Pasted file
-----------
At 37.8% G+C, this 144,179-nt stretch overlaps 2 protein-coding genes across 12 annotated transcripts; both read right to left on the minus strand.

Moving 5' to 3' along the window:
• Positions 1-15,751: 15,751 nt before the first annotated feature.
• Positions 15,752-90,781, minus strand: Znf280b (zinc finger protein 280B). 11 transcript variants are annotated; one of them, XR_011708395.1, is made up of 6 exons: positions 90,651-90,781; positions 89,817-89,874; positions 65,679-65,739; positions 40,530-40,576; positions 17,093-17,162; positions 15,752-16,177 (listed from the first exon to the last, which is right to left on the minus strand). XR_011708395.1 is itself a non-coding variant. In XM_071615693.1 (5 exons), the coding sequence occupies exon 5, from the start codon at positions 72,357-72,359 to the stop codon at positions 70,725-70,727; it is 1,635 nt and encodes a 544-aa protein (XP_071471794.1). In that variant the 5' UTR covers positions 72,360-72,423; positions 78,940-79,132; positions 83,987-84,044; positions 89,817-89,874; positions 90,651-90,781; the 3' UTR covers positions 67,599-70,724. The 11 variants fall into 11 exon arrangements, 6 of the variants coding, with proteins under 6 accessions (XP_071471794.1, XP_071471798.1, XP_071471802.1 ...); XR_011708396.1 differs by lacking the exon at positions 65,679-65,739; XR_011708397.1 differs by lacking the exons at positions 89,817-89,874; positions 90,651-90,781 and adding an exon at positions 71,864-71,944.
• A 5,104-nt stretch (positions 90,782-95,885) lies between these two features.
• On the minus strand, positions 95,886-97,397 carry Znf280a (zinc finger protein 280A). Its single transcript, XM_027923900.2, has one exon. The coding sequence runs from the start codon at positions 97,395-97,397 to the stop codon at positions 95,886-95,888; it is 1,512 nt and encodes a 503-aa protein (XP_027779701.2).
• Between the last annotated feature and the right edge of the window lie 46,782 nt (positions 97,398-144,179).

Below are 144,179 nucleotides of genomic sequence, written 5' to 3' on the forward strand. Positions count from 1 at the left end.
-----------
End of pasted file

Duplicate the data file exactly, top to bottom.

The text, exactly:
At 37.8% G+C, this 144,179-nt stretch overlaps 2 protein-coding genes across 12 annotated transcripts; both read right to left on the minus strand.

Moving 5' to 3' along the window:
• Positions 1-15,751: 15,751 nt before the first annotated feature.
• Positions 15,752-90,781, minus strand: Znf280b (zinc finger protein 280B). 11 transcript variants are annotated; one of them, XR_011708395.1, is made up of 6 exons: positions 90,651-90,781; positions 89,817-89,874; positions 65,679-65,739; positions 40,530-40,576; positions 17,093-17,162; positions 15,752-16,177 (listed from the first exon to the last, which is right to left on the minus strand). XR_011708395.1 is itself a non-coding variant. In XM_071615693.1 (5 exons), the coding sequence occupies exon 5, from the start codon at positions 72,357-72,359 to the stop codon at positions 70,725-70,727; it is 1,635 nt and encodes a 544-aa protein (XP_071471794.1). In that variant the 5' UTR covers positions 72,360-72,423; positions 78,940-79,132; positions 83,987-84,044; positions 89,817-89,874; positions 90,651-90,781; the 3' UTR covers positions 67,599-70,724. The 11 variants fall into 11 exon arrangements, 6 of the variants coding, with proteins under 6 accessions (XP_071471794.1, XP_071471798.1, XP_071471802.1 ...); XR_011708396.1 differs by lacking the exon at positions 65,679-65,739; XR_011708397.1 differs by lacking the exons at positions 89,817-89,874; positions 90,651-90,781 and adding an exon at positions 71,864-71,944.
• A 5,104-nt stretch (positions 90,782-95,885) lies between these two features.
• On the minus strand, positions 95,886-97,397 carry Znf280a (zinc finger protein 280A). Its single transcript, XM_027923900.2, has one exon. The coding sequence runs from the start codon at positions 97,395-97,397 to the stop codon at positions 95,886-95,888; it is 1,512 nt and encodes a 503-aa protein (XP_027779701.2).
• Between the last annotated feature and the right edge of the window lie 46,782 nt (positions 97,398-144,179).

Below are 144,179 nucleotides of genomic sequence, written 5' to 3' on the forward strand. Positions count from 1 at the left end.